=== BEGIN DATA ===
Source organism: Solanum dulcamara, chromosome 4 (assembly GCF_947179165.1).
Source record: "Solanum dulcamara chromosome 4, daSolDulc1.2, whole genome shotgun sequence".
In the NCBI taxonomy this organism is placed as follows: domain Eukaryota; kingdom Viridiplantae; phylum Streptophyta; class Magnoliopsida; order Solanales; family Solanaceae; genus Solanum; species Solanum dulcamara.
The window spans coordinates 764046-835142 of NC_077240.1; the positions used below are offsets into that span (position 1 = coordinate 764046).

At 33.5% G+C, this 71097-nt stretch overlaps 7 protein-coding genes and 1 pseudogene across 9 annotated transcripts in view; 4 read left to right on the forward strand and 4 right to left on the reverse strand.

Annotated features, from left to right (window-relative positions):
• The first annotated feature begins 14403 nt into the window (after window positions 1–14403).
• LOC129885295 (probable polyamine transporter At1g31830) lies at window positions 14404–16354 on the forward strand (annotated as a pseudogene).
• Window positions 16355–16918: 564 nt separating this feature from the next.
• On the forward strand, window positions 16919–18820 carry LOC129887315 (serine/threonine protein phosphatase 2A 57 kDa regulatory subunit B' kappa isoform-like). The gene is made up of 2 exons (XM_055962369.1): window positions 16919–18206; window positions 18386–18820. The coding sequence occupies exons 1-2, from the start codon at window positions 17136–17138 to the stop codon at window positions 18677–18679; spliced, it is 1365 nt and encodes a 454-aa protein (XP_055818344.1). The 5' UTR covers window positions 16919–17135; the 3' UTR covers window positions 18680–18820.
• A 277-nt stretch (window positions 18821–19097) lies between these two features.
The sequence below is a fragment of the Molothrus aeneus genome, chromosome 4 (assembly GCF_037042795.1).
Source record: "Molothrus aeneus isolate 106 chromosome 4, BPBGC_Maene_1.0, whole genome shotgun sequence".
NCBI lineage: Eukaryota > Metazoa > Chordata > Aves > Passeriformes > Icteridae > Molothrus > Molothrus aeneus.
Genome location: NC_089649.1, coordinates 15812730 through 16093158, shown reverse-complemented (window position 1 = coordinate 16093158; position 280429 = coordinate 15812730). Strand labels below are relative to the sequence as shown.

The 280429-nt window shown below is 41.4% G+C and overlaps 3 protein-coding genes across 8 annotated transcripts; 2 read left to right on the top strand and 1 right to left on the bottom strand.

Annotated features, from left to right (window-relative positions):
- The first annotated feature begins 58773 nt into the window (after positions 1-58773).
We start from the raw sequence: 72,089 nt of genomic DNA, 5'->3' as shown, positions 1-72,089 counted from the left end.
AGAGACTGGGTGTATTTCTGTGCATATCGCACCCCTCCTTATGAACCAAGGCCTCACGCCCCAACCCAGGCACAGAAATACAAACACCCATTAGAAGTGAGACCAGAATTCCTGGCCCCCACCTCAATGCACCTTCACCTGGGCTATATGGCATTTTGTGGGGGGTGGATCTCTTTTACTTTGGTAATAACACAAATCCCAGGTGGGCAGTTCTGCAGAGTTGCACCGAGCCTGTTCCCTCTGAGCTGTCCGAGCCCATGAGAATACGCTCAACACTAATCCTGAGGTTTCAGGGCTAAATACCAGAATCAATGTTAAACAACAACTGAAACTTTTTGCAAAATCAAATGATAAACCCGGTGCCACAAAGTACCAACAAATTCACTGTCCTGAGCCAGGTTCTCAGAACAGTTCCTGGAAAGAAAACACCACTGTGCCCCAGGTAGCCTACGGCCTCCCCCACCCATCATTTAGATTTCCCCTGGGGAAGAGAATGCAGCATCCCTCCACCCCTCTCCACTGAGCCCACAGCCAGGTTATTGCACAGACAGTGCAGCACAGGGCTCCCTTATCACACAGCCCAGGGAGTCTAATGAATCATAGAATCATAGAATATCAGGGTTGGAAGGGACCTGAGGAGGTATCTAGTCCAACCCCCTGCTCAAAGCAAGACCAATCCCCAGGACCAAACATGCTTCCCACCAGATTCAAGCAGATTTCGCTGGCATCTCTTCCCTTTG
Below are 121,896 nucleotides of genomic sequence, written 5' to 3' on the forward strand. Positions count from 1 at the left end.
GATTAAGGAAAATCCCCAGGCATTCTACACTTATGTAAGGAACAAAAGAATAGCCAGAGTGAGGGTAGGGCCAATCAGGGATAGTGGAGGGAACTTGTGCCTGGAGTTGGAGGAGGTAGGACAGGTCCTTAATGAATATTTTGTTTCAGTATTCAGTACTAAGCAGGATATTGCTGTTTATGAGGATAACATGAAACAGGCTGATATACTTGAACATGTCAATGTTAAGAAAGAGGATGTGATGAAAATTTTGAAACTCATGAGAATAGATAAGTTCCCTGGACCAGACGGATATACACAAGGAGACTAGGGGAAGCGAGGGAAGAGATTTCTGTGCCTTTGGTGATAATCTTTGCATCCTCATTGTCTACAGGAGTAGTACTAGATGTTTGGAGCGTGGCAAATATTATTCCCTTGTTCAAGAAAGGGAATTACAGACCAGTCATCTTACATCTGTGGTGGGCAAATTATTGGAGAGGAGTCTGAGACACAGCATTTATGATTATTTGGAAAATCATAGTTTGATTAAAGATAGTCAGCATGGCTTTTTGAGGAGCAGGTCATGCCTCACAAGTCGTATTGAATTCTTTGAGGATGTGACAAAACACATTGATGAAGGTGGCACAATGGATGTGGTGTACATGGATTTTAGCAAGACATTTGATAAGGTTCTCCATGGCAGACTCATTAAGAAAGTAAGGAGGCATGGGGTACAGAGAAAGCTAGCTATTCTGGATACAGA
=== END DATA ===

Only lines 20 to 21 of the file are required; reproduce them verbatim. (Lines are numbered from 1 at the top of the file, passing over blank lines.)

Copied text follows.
AGAGACTGGGTGTATTTCTGTGCATATCGCACCCCTCCTTATGAACCAAGGCCTCACGCCCCAACCCAGGCACAGAAATACAAACACCCATTAGAAGTGAGACCAGAATTCCTGGCCCCCACCTCAATGCACCTTCACCTGGGCTATATGGCATTTTGTGGGGGGTGGATCTCTTTTACTTTGGTAATAACACAAATCCCAGGTGGGCAGTTCTGCAGAGTTGCACCGAGCCTGTTCCCTCTGAGCTGTCCGAGCCCATGAGAATACGCTCAACACTAATCCTGAGGTTTCAGGGCTAAATACCAGAATCAATGTTAAACAACAACTGAAACTTTTTGCAAAATCAAATGATAAACCCGGTGCCACAAAGTACCAACAAATTCACTGTCCTGAGCCAGGTTCTCAGAACAGTTCCTGGAAAGAAAACACCACTGTGCCCCAGGTAGCCTACGGCCTCCCCCACCCATCATTTAGATTTCCCCTGGGGAAGAGAATGCAGCATCCCTCCACCCCTCTCCACTGAGCCCACAGCCAGGTTATTGCACAGACAGTGCAGCACAGGGCTCCCTTATCACACAGCCCAGGGAGTCTAATGAATCATAGAATCATAGAATATCAGGGTTGGAAGGGACCTGAGGAGGTATCTAGTCCAACCCCCTGCTCAAAGCAAGACCAATCCCCAGGACCAAACATGCTTCCCACCAGATTCAAGCAGATTTCGCTGGCATCTCTTCCCTTTG
Below are 121,896 nucleotides of genomic sequence, written 5' to 3' on the forward strand. Positions count from 1 at the left end.